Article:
The ass is still an ass, e’en though he wears a lion’s hide.
The chameleon may change its color, but it is the chameleon still.
The world is still deceived by ornament.
In law, what plea so tainted and corrupt. But being seasoned with a gracious voice, obscures the show of error?
In religion, what damn’d error, but some sober brow will bless it and approve it with a text, hiding the grossness with fair ornament?
There is no vice so simple, but assumes some mark of virtue on its outward parts.
How many cowards, whose hearts are all as false as stairs of sand, wear yet upon their chins the beards of Hercules, and frowning Mars; who inward search’d have livers white as milk?
And these assume but valor’s excrement, to render them redoubted. Look on beauty, and you shall see ’tis purchas’d by the weight; which therein works a miracle in nature, making them lightest that wear most of it.
So are those crisped, snaky, golden locks, which make such wanton gambols with the wind, upon supposed fairness, often known to be the dowry of the second head, the skull that bred them, in the sepulchre.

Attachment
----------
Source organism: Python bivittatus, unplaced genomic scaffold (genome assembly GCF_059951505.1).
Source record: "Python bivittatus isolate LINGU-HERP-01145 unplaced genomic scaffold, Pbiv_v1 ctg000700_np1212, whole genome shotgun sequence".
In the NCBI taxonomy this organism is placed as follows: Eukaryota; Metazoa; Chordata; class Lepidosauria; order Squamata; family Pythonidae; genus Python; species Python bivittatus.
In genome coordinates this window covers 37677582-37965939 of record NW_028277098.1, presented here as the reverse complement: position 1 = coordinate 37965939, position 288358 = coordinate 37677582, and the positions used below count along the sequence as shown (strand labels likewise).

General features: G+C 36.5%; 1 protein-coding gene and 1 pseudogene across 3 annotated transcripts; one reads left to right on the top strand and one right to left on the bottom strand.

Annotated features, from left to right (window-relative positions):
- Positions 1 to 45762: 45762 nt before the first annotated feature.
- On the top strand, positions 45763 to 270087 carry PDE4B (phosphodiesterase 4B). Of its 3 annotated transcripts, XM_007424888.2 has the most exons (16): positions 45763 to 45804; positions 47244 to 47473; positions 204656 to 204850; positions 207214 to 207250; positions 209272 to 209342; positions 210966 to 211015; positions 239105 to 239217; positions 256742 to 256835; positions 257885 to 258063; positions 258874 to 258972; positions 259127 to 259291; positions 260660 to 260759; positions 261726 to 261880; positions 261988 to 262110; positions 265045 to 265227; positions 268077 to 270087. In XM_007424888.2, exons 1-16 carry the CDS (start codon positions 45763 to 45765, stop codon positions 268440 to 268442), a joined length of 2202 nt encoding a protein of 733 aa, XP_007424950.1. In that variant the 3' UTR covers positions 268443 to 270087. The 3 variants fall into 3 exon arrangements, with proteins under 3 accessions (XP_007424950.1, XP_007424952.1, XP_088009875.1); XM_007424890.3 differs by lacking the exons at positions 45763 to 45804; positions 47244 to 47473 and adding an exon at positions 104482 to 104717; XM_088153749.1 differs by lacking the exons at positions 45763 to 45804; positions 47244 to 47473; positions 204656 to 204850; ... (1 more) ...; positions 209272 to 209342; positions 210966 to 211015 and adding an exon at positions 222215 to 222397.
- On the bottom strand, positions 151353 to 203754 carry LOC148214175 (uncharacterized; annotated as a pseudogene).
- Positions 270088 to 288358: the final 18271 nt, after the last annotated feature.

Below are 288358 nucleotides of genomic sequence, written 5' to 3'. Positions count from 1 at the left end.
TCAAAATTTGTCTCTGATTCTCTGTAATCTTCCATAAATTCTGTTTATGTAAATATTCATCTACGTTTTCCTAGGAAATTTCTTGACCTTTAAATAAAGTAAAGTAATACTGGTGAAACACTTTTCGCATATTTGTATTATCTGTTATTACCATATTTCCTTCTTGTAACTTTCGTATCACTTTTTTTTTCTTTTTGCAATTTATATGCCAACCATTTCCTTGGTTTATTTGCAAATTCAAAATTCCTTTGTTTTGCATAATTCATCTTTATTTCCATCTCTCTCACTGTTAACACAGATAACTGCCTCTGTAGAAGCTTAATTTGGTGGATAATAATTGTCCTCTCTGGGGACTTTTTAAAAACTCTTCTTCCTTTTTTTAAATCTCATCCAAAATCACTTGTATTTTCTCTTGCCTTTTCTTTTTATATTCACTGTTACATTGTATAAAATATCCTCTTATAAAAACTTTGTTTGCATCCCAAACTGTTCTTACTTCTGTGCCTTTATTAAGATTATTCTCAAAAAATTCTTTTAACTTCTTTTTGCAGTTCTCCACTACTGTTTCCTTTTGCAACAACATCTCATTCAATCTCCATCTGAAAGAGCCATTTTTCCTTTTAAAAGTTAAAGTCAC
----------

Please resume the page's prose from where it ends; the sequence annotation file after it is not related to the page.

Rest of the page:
Thus ornament is but the guilded shore to the most dangerous sea; the beauteous scarf veiling an Indian beauty; in a word, the seeming truth which cunning times put on to entrap the wisest.
The Soest Painting
This highly regarded portrait was painted at least thirty years after Shakespeare died, possibly after the theatres reopened following the Restoration, by yet another Dutch artist Gerard Soest. It was owned by Joseph Wright, an artist who lived in Covent Garden and now belongs to the Shakespeare Birthplace Trust.
Status: definite but not from life